The poll is anonymous, for statistical purposes only, and I find it very interesting. No one is required to disclose their personal financial information.


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Charlie Bavington  Identity Verified
Local time: 20:22
French to English
Rough Jun 27, 2008

Lawyer-Linguist wrote:

Tim Drayton wrote:

I would love to hear from those who earn over USD 8000 a month. How do they do it?


3,000 words a day, calculated on a 20-day working month, even at standard Dutch to English rates for specialist legal/financial translations and you can well surpass it,

Indeedy.

If you play around with combinations of 20-25 days a month, 2,500-3,000 words per day and rates starting as low as €0.08 and above and there are plenty of levels of work allowing you to hit €5k per month. Depending which particular combination you go for, it can be hard work, but even without the healthy rate mentioned by L-L, it's attainable.


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lexical  Identity Verified
Spain
Local time: 21:22
Portuguese to English
debatable logic Jun 27, 2008

Larissa B wrote:

Erzsébet Czopyk wrote:
Shortly, none of your business who/where/when/how much earns.


The poll is anonymous, for statistical purposes only, and I find it very interesting. No one is required to disclose their personal financial information.


That is not the point, Larissa, and Erzsébet is quite right - it's an unjustified intrusion. It might - just- be different if this were a properly conducted, official survey but it isn't - it's just a bit of amateurish, non-scientific nosiness.

It seems to be a common modern defence to say "No one is required to (or forced to) ...(whatever)".

Suppose you have strong moral feelings about late abortion or wearing a Muslim headscarf - is it OK to say:
- No one is forcing you to have an abortion (so shut up), or
- No one is forcing you to wear a headscarf (so shut up).

The implication being that "we" can carry on doing what we planned to do, and the objectors can slink away into a corner because "no one is forcing them to take part".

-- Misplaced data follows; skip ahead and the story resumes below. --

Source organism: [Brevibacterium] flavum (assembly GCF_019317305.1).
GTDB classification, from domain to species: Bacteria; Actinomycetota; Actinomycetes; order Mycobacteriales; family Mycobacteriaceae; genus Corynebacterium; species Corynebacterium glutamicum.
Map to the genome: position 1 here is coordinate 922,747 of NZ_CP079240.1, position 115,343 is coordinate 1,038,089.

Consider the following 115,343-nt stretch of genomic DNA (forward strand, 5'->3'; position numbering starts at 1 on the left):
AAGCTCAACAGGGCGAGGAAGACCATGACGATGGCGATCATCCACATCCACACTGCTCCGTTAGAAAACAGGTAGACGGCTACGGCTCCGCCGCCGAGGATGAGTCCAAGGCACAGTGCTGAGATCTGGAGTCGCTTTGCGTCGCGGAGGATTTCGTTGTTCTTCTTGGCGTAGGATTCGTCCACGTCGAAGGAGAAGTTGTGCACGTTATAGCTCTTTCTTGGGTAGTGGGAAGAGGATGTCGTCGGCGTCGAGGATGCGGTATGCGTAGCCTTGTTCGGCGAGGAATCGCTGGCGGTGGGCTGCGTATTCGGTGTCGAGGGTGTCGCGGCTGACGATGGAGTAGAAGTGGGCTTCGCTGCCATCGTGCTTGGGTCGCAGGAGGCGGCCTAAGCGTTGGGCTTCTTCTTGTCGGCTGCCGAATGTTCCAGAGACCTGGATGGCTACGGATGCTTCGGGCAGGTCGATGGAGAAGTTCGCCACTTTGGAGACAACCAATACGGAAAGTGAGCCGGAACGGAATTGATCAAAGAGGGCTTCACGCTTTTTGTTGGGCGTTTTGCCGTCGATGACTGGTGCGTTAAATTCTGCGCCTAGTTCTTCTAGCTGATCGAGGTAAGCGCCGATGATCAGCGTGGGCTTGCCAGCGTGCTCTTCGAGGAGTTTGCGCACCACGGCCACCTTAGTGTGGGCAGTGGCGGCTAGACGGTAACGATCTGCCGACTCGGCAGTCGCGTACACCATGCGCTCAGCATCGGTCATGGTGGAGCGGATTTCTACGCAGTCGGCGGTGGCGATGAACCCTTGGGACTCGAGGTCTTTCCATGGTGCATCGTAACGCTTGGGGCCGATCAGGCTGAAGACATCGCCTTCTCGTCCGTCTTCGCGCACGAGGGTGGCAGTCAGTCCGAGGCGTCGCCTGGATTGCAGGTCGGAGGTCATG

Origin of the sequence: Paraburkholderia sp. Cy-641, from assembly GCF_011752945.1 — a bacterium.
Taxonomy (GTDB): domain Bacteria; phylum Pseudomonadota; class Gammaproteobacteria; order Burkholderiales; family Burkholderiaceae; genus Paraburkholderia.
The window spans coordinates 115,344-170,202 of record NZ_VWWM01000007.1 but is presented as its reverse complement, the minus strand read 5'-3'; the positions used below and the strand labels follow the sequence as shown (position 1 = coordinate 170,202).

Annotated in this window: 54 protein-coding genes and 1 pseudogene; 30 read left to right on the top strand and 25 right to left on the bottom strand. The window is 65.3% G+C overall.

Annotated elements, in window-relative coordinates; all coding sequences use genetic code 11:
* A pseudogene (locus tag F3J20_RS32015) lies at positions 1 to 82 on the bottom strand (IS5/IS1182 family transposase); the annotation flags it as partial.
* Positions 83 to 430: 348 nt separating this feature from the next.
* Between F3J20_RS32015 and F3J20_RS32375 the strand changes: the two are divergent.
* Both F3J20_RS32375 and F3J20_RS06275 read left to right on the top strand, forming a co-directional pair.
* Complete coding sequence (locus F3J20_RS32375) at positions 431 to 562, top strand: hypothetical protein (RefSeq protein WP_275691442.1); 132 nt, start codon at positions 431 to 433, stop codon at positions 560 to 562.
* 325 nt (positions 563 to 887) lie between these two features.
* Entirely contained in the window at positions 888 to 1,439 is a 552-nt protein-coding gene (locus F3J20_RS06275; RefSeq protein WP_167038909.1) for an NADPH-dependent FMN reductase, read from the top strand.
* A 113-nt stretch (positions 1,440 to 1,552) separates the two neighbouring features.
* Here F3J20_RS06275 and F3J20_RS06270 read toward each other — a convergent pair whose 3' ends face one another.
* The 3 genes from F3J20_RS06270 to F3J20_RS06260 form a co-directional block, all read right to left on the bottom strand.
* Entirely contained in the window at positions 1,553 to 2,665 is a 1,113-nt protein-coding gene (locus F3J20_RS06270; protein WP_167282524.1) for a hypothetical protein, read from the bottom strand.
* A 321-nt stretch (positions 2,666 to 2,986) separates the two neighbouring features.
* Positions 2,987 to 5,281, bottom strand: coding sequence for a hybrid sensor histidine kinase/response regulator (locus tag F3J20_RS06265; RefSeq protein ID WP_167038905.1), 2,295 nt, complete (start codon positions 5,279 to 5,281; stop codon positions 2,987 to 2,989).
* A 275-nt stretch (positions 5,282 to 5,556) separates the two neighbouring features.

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Maria Isabel Pazos Gómez  Identity Verified
Germany
Local time: 21:22
Member (2007)
German to Spanish
+ ...
Interpreting increases the income Jun 27, 2008

Hello,

8000 USD a month is just a bit more than 5000€. For a busy interpreter this is not that much. The rates in Germany for an interpreter job start at 500€/ day.
That sounds much, but

1. I am not that busy and so far I haven´t got all the conections, plus I don´t like to be all day out, I have a family to attend etc. (so I am not the one who voted more than 8000 USD) But I know some very average people who surely earn this and more!

2. Unfortunately there are the taxes and all the social insurance etc etc, so net income is approx. a 50% lower. No joke!

An average income, I just reat it in the newspapers, in Germany is 3000€. So nothing amazing you need an income of more than 4000 USD (~ 2500€) to live good here. For this reason I don´t understand how people could afford to live here and to accept low rates. No idea how they manage....

Nice evening,

Mabel


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Crystal Samples  Identity Verified
United States
Local time: 15:22
French to English
+ ...
good money for part-time, I think. Jun 27, 2008

This month I grossed around 2000 USD doing it part-time, and I have a 500-dollar project lined up that's due on July 1st. I haven't been doing the freelance thing long enough to come up with a telling "average" since I'm still building up my client base. But I'm getting more repeat business and having to bid less, so I'm happy with my progress over the last 9 months.

Crystal